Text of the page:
Preliminary design renderings for CPS Energy's new headquarters, looking north.
Preliminary design renderings for CPS Energy's new headquarters, looking north. Credit: Courtesy / Corgan

CPS Energy is looking for a construction manager to carry out plans for its new headquarters downtown on the San Antonio River.

The public utility released a request for proposals on Monday. Initial solicitation documents will be available online until midnight on Thursday, Dec. 15 and submittals are due by 3 p.m. on Jan. 13, 2017. Click here for details.

The RFP release is the latest step in what will likely be a multi-year process. The utility began looking into options for a new location, including renovating its existing downtown location, in 2015. Officials anticipate that the former AT&T headquarters at 530 McCullough Ave. will be move-in ready in late summer or early fall of 2019 and will cost an estimated $100 million.

The CPS Energy board of trustees will vote on the final design and construction of the new headquarters in early 2017.

From previous coverage:

The beige, circa 1980s buildings will be upgraded and renovated for better aesthetics and energy efficiency, said Bill Badger, facility and capital construction manager for CPS Energy. A new 1,200-space parking garage will occupy the northeast corner of the property and will likely feature a solar panel array.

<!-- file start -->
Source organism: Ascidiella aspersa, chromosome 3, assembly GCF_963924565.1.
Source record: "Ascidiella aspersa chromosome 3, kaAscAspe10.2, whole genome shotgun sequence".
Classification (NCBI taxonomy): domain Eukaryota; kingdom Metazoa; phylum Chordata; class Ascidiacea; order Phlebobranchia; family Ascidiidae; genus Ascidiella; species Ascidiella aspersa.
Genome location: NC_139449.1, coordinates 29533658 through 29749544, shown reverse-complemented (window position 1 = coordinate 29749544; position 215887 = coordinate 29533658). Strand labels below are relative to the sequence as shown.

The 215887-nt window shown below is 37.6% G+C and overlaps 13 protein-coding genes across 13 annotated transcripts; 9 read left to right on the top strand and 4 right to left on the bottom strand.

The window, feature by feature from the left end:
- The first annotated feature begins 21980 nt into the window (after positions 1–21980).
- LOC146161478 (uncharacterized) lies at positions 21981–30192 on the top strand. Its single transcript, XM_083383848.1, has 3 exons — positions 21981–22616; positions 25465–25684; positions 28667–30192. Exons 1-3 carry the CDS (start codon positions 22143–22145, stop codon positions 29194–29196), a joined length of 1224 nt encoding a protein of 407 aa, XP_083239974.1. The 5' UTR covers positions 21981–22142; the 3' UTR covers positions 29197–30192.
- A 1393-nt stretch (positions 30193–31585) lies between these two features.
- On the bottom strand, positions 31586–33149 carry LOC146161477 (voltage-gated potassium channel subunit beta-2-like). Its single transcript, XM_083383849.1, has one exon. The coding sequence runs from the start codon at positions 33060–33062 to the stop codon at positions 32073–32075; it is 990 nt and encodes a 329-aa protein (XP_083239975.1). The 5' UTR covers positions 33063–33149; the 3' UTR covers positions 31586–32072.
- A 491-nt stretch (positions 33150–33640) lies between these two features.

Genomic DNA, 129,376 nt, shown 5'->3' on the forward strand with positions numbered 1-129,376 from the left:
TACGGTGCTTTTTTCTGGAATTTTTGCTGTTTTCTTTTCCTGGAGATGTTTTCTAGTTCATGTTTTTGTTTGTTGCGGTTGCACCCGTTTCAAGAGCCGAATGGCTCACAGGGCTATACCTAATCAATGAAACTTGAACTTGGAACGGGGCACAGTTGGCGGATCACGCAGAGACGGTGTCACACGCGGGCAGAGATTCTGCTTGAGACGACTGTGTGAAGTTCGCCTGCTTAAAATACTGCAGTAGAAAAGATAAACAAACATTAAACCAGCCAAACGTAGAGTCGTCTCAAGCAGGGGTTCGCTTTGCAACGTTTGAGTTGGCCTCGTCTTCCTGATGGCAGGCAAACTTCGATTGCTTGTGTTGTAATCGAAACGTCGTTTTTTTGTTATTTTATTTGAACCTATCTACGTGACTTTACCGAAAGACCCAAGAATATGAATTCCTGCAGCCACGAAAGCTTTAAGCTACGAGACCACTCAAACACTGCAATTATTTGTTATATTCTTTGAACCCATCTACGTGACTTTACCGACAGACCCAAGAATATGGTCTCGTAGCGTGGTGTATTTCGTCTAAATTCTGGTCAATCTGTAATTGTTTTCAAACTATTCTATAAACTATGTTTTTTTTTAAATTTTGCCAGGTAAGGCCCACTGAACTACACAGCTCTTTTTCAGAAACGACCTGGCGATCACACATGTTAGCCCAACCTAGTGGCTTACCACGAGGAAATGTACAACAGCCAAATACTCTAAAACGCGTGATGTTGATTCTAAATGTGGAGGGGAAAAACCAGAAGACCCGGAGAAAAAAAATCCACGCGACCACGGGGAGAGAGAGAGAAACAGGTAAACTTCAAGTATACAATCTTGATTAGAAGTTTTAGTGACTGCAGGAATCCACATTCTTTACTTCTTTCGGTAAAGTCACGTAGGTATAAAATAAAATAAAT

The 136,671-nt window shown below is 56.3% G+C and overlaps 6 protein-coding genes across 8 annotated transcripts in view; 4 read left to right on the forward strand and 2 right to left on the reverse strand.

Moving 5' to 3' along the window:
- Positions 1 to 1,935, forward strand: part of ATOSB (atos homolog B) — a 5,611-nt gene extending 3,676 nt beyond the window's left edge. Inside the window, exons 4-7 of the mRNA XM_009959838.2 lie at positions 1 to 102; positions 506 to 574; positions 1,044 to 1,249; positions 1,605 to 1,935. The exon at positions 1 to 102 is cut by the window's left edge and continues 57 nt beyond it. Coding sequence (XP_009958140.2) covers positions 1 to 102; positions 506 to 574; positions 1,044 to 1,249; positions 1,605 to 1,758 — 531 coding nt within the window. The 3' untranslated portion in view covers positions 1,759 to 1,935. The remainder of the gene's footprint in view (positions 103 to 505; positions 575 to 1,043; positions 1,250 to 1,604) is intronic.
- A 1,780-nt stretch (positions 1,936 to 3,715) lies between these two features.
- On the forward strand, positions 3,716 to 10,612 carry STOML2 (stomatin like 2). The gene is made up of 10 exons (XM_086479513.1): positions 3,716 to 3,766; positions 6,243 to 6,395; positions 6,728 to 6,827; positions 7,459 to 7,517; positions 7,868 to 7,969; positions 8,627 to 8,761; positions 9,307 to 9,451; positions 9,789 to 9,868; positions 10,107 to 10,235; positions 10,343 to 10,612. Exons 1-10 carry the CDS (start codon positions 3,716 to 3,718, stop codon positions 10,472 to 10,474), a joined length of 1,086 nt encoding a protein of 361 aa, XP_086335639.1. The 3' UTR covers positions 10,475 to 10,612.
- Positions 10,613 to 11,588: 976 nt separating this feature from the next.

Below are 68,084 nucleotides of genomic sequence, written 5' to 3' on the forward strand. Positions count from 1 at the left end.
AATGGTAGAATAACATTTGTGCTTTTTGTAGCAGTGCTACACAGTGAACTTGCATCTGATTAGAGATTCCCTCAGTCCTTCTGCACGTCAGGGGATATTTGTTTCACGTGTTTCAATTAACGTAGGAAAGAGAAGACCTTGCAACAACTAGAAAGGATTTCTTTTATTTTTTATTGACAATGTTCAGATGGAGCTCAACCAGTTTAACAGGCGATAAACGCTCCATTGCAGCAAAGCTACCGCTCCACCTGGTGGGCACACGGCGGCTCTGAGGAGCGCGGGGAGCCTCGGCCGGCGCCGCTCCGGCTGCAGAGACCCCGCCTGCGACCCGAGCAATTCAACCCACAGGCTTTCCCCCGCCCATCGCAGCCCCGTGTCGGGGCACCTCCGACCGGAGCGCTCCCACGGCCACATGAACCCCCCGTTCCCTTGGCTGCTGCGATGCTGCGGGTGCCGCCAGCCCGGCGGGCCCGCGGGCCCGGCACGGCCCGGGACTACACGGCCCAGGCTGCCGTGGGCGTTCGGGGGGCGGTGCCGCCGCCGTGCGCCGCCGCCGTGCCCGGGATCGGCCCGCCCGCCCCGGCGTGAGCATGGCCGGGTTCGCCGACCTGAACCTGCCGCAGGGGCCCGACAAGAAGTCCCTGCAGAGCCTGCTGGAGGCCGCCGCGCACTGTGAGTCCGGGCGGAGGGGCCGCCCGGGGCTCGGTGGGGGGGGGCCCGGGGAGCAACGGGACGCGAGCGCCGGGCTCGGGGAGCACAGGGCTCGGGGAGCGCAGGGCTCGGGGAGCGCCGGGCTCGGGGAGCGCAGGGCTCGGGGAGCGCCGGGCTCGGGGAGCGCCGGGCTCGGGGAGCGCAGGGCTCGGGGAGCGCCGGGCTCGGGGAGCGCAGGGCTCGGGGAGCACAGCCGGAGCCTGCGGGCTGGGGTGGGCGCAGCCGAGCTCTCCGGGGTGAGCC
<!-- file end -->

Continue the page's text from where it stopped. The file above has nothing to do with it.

Architects from Corgan, a Dallas-based firm with experience with LEED certified construction, have taken design cues from other buildings on or near the River Walk including the San Antonio Museum of Art and the Pearl Brewery complex, Badger said.

The preliminary estimate for the total cost of construction is more than $100 million, said CPS Energy spokesman Paul Flaningan, but that number is expected to fluctuate.

At least part of the cost, Flaningan said, will be offset by the sale of CPS Energy’s 300,000 sq. ft. headquarters on Navarro Street, about one mile north of the new site. That sale is in the “very preliminary stages” and there are several interested parties.

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Iris Dimmick

Senior Reporter Iris Dimmick covers public policy pertaining to social issues, ranging from affordable housing and economic disparity to policing reform and workforce development. Contact her at